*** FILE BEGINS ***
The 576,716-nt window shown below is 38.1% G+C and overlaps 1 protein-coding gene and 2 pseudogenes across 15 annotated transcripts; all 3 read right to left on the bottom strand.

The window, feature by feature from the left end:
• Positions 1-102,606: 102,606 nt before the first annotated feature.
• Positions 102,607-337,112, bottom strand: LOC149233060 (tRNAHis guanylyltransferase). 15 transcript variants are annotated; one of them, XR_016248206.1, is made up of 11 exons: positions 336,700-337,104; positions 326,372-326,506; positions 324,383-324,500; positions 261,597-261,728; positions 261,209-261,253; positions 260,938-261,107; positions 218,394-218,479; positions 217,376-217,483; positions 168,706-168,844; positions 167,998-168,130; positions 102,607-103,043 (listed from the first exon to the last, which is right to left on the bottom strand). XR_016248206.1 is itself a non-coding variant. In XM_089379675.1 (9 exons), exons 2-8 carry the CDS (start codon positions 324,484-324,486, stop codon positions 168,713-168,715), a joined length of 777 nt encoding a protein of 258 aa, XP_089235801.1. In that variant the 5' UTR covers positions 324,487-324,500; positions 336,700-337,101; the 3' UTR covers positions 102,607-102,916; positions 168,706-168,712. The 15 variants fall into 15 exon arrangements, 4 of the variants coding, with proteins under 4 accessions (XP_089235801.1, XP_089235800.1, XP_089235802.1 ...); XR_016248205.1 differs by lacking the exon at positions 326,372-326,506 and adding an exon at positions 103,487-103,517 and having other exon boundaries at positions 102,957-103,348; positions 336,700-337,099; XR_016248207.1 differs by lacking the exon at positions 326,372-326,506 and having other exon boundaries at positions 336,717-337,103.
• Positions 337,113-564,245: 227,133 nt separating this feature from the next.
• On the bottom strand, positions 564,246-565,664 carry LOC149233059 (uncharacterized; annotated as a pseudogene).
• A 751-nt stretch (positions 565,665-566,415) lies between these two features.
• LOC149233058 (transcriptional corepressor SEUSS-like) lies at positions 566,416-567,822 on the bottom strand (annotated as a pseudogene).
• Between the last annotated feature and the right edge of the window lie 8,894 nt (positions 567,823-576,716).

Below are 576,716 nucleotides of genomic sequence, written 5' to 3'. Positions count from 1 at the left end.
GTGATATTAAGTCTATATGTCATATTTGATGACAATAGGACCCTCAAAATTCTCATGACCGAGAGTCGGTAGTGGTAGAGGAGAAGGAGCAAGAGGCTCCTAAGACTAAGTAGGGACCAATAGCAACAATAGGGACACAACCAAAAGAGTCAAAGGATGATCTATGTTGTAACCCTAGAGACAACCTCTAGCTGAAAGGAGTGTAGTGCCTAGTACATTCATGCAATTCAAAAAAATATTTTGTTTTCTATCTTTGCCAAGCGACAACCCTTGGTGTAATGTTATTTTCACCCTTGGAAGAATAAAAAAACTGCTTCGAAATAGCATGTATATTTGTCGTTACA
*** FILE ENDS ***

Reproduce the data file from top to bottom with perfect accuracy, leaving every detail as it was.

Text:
The 576,716-nt window shown below is 38.1% G+C and overlaps 1 protein-coding gene and 2 pseudogenes across 15 annotated transcripts; all 3 read right to left on the bottom strand.

The window, feature by feature from the left end:
• Positions 1-102,606: 102,606 nt before the first annotated feature.
• Positions 102,607-337,112, bottom strand: LOC149233060 (tRNAHis guanylyltransferase). 15 transcript variants are annotated; one of them, XR_016248206.1, is made up of 11 exons: positions 336,700-337,104; positions 326,372-326,506; positions 324,383-324,500; positions 261,597-261,728; positions 261,209-261,253; positions 260,938-261,107; positions 218,394-218,479; positions 217,376-217,483; positions 168,706-168,844; positions 167,998-168,130; positions 102,607-103,043 (listed from the first exon to the last, which is right to left on the bottom strand). XR_016248206.1 is itself a non-coding variant. In XM_089379675.1 (9 exons), exons 2-8 carry the CDS (start codon positions 324,484-324,486, stop codon positions 168,713-168,715), a joined length of 777 nt encoding a protein of 258 aa, XP_089235801.1. In that variant the 5' UTR covers positions 324,487-324,500; positions 336,700-337,101; the 3' UTR covers positions 102,607-102,916; positions 168,706-168,712. The 15 variants fall into 15 exon arrangements, 4 of the variants coding, with proteins under 4 accessions (XP_089235801.1, XP_089235800.1, XP_089235802.1 ...); XR_016248205.1 differs by lacking the exon at positions 326,372-326,506 and adding an exon at positions 103,487-103,517 and having other exon boundaries at positions 102,957-103,348; positions 336,700-337,099; XR_016248207.1 differs by lacking the exon at positions 326,372-326,506 and having other exon boundaries at positions 336,717-337,103.
• Positions 337,113-564,245: 227,133 nt separating this feature from the next.
• On the bottom strand, positions 564,246-565,664 carry LOC149233059 (uncharacterized; annotated as a pseudogene).
• A 751-nt stretch (positions 565,665-566,415) lies between these two features.
• LOC149233058 (transcriptional corepressor SEUSS-like) lies at positions 566,416-567,822 on the bottom strand (annotated as a pseudogene).
• Between the last annotated feature and the right edge of the window lie 8,894 nt (positions 567,823-576,716).

Below are 576,716 nucleotides of genomic sequence, written 5' to 3'. Positions count from 1 at the left end.
GTGATATTAAGTCTATATGTCATATTTGATGACAATAGGACCCTCAAAATTCTCATGACCGAGAGTCGGTAGTGGTAGAGGAGAAGGAGCAAGAGGCTCCTAAGACTAAGTAGGGACCAATAGCAACAATAGGGACACAACCAAAAGAGTCAAAGGATGATCTATGTTGTAACCCTAGAGACAACCTCTAGCTGAAAGGAGTGTAGTGCCTAGTACATTCATGCAATTCAAAAAAATATTTTGTTTTCTATCTTTGCCAAGCGACAACCCTTGGTGTAATGTTATTTTCACCCTTGGAAGAATAAAAAAACTGCTTCGAAATAGCATGTATATTTGTCGTTACA